Image of early Rugby spectators at Twickenham

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Swing Low, Sweet Chariot
The mid 1980s was not a great period for the England team. Coming into the last match of the 1988 season, against Ireland at Twickenham, they had lost 15 of their previous 23 matches in the Five Nations Championship. The Twickenham crowd had only seen one solitary England try in the previous two years and at half time against Ireland they were 0-3 down. The mood of the home support was understandably sombre.

Then it happened.

During the second half the floodgates opened. England scored a remarkable six tries in a thumping 35-3 win. Three of the tries came in quick succession from Chris Oti, a black player winning his second England cap but making his Twickenham debut. A small section of the crowd started to belt out a rugby club favourite – the gospel hymn ‘Swing Low, Sweet Chariot’ – in honour of their new hero, and as the tries continued to come so the numbers singing the song increased.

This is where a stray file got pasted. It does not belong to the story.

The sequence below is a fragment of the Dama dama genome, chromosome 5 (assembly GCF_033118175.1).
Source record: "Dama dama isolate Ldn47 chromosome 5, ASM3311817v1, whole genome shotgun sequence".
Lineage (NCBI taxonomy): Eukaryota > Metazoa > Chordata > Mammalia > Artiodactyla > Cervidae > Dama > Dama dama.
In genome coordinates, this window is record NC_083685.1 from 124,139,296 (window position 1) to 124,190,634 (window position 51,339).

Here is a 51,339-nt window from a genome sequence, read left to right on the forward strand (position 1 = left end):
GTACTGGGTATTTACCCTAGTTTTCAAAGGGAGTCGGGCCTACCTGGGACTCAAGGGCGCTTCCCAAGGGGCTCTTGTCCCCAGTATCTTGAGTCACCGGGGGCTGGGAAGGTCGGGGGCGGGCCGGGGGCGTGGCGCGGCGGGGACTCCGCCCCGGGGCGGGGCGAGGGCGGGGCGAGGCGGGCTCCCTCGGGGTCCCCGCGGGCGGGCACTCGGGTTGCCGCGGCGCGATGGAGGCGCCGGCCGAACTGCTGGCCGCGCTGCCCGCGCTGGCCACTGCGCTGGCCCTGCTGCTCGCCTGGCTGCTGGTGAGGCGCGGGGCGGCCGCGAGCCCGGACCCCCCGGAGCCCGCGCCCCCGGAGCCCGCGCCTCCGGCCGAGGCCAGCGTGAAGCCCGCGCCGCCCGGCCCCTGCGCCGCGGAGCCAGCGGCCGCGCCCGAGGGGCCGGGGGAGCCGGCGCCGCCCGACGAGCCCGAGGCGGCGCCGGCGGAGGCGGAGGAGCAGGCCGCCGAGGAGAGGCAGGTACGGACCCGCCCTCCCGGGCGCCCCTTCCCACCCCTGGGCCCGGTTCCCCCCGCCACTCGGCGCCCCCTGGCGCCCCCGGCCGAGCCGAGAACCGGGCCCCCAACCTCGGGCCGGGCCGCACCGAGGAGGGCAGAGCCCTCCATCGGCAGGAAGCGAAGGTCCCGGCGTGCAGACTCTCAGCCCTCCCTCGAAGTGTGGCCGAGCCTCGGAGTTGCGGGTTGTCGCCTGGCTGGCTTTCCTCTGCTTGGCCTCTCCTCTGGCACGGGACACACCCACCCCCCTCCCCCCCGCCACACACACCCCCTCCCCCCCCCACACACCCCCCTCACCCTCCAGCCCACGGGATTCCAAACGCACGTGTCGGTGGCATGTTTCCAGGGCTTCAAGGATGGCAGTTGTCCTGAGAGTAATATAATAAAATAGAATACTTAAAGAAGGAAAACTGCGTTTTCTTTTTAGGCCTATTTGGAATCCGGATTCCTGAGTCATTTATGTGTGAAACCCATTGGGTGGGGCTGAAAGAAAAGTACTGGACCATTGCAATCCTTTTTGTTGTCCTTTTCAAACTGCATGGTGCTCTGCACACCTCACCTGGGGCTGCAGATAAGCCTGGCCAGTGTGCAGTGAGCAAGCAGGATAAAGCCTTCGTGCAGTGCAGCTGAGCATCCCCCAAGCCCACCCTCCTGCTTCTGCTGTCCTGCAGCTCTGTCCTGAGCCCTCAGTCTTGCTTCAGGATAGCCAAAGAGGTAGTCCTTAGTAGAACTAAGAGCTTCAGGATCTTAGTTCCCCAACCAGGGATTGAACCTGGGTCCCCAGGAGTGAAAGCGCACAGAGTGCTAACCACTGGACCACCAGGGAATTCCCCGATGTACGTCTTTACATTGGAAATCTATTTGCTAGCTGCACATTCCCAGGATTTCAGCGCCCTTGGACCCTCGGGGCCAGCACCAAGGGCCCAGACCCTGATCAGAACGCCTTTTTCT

That might have been the end of it.

However, at the next Twickenham home game, against Australia, a young centre named Will Carling made his debut as England captain in another rousing victory. The England team was about to embark upon a period of great success and the Twickenham crowd was about to be offered many more opportunities to bellow out the song that had now become synonymous with Twickenham and the England team.